"Levitating Lucinda: the Copeless Children"
The early 19th-century artist Bacon-Fryer was born long before his time. A hundred years later he would have been recognized as a leading surrealist, easily the equal of René Magritte, who floated just about everything he could lay his paintbrush on, or Marc Chagall, who was also big on floating, especially people.
Alas, in the 1820s people generally expected a portrait to be a portrait, and for an artist to leave the funny stuff out of it. Bacon-Fryer managed to control himself when he painted Ellie and Nellie in this childhood grouping, but he lost it when it came to poor Lucinda, showing her bobbing along in mid-air as though she were one of the offspring of Pierre Janssen, discoverer of helium, immortalized elsewhere in our collection.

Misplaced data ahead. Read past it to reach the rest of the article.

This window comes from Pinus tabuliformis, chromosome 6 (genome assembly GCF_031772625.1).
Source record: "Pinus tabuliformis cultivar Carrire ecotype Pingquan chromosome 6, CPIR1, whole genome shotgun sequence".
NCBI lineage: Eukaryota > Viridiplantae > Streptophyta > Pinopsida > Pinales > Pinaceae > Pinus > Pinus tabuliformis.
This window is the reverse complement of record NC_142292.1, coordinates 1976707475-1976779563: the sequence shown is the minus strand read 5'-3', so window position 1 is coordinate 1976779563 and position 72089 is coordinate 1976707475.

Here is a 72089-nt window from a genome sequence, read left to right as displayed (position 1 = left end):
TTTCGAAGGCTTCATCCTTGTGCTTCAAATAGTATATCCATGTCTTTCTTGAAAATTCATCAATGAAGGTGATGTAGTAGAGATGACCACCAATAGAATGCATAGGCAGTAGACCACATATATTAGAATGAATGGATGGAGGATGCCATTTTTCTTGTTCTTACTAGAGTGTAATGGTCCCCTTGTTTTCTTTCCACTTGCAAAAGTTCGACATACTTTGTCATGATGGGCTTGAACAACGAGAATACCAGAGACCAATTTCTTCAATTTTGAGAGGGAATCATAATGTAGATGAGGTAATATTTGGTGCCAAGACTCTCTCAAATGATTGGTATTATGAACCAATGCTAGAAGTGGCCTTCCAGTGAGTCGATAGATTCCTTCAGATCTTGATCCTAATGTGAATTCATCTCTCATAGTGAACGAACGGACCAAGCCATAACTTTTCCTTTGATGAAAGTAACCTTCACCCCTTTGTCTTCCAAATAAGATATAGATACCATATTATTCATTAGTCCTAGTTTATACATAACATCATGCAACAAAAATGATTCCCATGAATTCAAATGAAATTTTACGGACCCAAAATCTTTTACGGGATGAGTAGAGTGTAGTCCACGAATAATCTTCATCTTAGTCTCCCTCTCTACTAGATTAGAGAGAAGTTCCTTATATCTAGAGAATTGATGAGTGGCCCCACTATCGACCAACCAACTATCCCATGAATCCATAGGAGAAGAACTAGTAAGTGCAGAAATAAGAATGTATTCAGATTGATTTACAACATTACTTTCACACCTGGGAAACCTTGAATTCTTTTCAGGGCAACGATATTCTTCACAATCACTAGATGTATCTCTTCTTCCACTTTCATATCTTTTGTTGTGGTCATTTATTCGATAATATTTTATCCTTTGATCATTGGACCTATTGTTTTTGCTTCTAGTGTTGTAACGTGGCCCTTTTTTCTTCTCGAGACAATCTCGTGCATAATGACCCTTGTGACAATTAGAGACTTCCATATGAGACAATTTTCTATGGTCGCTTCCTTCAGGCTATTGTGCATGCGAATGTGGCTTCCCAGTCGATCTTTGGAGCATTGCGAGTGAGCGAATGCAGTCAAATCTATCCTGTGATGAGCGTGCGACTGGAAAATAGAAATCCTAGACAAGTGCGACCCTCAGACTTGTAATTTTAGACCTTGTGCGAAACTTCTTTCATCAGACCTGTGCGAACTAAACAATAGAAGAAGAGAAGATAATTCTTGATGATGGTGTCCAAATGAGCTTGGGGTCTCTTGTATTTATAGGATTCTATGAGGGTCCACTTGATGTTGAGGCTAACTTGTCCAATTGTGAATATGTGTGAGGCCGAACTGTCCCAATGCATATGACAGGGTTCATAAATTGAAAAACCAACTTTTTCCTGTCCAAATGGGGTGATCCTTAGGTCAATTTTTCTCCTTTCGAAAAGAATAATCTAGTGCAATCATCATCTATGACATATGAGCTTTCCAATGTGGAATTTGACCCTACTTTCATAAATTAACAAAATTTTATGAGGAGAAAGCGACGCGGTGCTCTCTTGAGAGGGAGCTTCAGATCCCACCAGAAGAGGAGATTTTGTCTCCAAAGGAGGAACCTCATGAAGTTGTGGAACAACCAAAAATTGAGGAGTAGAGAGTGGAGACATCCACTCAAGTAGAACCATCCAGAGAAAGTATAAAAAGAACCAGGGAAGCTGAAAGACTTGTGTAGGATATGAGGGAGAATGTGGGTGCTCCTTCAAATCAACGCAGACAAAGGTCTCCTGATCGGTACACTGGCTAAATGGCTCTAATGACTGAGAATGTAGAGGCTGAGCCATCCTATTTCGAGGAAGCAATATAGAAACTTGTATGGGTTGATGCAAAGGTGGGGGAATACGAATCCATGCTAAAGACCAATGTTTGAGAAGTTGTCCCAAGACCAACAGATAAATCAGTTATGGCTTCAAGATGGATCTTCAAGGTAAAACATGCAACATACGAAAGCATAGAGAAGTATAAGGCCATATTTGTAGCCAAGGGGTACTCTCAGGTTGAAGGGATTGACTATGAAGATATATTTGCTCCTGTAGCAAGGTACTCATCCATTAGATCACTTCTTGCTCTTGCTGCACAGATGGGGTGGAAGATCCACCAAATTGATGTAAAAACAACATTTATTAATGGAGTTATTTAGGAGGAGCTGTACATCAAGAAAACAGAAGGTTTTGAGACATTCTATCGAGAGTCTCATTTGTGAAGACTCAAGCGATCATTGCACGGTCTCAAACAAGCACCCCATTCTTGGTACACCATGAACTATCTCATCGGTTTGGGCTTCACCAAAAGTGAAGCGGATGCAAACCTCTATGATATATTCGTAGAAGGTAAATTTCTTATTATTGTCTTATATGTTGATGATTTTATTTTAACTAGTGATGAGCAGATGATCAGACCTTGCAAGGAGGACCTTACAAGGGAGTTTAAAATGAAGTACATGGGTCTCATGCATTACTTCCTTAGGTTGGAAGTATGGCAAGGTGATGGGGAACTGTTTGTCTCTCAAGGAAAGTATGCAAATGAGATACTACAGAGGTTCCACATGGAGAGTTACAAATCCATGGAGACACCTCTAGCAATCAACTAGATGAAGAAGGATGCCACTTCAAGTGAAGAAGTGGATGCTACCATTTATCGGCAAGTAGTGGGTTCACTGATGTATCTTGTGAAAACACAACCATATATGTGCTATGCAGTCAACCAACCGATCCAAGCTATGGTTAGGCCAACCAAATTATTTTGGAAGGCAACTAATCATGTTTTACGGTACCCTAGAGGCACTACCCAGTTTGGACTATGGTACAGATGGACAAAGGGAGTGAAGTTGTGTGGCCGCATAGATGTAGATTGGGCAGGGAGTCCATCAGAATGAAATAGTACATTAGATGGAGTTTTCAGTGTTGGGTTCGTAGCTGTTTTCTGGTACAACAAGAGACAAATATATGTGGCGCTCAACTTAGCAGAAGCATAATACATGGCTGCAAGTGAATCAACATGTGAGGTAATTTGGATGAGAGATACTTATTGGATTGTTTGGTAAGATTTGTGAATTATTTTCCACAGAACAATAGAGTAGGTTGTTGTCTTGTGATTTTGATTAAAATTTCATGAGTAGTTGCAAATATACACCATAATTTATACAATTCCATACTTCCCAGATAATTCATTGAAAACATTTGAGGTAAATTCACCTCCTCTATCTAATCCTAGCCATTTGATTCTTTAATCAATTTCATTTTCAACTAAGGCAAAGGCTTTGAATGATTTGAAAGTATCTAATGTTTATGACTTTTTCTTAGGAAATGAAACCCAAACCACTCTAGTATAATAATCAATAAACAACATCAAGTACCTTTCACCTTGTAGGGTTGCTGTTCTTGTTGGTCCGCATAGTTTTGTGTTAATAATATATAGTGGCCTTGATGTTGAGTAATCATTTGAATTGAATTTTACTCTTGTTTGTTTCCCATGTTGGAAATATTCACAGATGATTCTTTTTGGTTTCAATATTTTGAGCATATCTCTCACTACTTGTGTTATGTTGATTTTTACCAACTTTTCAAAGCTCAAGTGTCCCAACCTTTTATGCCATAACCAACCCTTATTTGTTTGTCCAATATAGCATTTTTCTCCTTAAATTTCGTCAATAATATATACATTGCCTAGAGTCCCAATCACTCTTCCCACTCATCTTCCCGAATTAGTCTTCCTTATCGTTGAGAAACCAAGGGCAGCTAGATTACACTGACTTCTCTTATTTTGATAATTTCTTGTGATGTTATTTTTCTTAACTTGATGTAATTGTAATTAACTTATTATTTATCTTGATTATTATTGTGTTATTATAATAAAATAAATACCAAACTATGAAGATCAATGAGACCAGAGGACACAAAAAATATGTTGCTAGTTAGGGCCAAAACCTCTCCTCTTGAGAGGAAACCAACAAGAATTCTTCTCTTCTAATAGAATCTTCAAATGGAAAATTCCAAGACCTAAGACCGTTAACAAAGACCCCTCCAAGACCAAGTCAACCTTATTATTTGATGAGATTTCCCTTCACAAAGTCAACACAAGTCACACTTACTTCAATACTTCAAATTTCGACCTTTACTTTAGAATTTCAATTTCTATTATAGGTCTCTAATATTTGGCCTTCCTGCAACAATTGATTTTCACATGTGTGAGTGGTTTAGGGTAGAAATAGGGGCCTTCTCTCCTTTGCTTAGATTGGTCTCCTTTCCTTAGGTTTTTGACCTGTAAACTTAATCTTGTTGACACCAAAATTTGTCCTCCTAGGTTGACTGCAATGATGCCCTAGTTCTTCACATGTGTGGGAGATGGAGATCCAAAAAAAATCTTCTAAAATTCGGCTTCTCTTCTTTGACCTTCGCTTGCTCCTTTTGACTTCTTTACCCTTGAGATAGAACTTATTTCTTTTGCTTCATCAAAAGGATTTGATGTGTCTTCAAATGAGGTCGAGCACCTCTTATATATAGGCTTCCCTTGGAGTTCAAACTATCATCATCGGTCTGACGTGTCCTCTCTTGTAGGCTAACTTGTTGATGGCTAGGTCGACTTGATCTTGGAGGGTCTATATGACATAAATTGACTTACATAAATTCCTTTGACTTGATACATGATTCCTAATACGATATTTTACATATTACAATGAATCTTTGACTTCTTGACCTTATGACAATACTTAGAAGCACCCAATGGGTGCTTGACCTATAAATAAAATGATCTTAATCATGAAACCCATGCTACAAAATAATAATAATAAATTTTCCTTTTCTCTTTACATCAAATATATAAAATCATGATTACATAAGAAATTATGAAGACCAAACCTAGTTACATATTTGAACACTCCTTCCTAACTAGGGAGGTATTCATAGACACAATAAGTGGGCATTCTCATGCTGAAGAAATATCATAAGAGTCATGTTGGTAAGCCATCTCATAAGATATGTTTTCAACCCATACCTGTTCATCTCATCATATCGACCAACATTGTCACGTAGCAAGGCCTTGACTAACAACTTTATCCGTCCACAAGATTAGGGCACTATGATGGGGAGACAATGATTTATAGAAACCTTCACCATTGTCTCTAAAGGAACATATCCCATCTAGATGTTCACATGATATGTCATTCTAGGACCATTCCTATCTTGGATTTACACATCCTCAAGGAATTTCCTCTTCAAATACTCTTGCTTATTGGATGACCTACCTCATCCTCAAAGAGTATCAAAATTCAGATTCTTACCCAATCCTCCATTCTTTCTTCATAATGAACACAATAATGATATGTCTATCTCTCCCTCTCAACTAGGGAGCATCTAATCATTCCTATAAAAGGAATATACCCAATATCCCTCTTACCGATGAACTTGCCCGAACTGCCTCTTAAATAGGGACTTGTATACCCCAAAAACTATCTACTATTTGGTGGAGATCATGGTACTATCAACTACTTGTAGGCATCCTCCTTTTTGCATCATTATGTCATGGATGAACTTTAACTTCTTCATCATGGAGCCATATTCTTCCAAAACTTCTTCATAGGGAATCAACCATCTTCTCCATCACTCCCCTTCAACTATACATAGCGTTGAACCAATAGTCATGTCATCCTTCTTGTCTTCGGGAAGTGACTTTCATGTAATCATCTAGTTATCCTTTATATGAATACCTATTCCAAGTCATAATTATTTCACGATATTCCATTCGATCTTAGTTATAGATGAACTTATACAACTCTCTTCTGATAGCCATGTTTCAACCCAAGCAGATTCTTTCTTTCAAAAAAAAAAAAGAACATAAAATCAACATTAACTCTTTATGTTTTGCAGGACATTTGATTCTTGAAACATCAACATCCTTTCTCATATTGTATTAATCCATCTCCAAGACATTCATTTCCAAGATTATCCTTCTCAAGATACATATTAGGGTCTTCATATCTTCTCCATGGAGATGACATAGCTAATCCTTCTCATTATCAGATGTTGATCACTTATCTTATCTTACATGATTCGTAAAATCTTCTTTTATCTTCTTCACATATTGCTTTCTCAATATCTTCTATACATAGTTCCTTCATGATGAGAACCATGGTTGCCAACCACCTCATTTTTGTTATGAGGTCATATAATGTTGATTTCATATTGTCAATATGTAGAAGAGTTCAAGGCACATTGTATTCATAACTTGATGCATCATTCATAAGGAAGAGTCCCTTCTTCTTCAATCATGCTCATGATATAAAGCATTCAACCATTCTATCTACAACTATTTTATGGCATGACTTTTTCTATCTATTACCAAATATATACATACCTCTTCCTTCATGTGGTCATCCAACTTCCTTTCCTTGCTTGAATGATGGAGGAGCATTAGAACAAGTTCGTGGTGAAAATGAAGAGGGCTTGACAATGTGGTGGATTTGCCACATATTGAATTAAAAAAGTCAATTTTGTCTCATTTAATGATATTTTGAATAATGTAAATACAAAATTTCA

Bacon-Fryer could not understand why people did not appreciate his works, which he claimed were "light-hearted, ebullient — even effervescent." Driven to despair by constant rejection he later gave up on human portraiture and toured the state fairs, painting blue-ribbon cattle, sheep, horses and swine. Here, too, his compulsion overcame him. Several of his final works show only a set of hooves dangling near the top of the canvas high above a pastoral landscape.
His last work was found by his landlady on the morning after his disappearance. Although titled "Self-portrait," it consists of nothing more than a chair placed beside an open window.